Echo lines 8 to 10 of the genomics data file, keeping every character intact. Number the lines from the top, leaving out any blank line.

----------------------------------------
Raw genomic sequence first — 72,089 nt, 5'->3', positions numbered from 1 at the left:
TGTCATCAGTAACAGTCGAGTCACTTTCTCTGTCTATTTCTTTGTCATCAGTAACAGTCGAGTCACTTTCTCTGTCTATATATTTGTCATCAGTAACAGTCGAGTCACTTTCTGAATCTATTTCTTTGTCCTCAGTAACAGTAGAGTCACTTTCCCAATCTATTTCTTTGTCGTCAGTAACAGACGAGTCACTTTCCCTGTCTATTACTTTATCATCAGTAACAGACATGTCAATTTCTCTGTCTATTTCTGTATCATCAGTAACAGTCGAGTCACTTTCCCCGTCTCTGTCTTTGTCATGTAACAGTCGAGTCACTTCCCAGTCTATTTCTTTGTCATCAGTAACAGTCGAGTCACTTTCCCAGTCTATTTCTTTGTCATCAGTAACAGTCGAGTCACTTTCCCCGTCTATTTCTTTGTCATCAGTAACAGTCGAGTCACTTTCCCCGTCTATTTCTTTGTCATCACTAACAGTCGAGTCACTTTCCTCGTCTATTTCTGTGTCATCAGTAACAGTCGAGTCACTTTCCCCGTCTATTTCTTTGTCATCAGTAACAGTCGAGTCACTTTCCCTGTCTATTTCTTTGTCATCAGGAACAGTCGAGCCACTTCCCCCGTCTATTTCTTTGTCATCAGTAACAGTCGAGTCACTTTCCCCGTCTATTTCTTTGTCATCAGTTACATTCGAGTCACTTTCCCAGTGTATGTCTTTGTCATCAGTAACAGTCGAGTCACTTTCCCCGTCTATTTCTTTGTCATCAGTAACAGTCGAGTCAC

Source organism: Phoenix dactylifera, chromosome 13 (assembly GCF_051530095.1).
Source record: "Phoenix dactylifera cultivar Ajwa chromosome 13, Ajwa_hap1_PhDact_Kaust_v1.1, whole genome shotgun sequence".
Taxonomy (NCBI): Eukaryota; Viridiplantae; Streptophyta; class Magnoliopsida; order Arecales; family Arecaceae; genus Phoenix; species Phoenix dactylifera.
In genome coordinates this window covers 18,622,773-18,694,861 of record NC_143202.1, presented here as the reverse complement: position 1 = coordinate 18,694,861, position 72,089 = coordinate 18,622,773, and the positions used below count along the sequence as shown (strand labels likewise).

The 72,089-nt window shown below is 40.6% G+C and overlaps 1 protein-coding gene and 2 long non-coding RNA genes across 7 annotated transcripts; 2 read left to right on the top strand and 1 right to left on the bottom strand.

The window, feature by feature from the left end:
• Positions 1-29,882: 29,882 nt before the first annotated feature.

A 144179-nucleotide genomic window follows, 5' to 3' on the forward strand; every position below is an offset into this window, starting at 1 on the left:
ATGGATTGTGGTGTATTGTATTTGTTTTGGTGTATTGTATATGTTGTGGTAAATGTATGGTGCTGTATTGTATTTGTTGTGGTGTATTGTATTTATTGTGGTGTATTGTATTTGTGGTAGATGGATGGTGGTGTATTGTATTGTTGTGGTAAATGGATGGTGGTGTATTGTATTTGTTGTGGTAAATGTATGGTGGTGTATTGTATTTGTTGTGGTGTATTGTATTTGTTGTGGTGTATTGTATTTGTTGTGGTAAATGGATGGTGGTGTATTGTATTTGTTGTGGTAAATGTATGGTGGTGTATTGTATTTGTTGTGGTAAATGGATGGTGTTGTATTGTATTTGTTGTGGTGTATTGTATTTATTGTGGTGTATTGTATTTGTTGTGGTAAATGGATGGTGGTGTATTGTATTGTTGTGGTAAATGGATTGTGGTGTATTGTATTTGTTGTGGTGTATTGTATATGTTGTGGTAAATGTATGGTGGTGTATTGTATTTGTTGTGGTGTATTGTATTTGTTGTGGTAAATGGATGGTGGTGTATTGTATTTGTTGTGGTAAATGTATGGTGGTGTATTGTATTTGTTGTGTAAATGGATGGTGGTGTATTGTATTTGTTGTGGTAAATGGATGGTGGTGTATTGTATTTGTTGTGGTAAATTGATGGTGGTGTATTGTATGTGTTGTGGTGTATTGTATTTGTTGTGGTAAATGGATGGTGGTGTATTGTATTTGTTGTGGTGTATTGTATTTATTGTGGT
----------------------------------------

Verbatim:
The window, feature by feature from the left end:
• Positions 1-29,882: 29,882 nt before the first annotated feature.

A 144179-nucleotide genomic window follows, 5' to 3' on the forward strand; every position below is an offset into this window, starting at 1 on the left: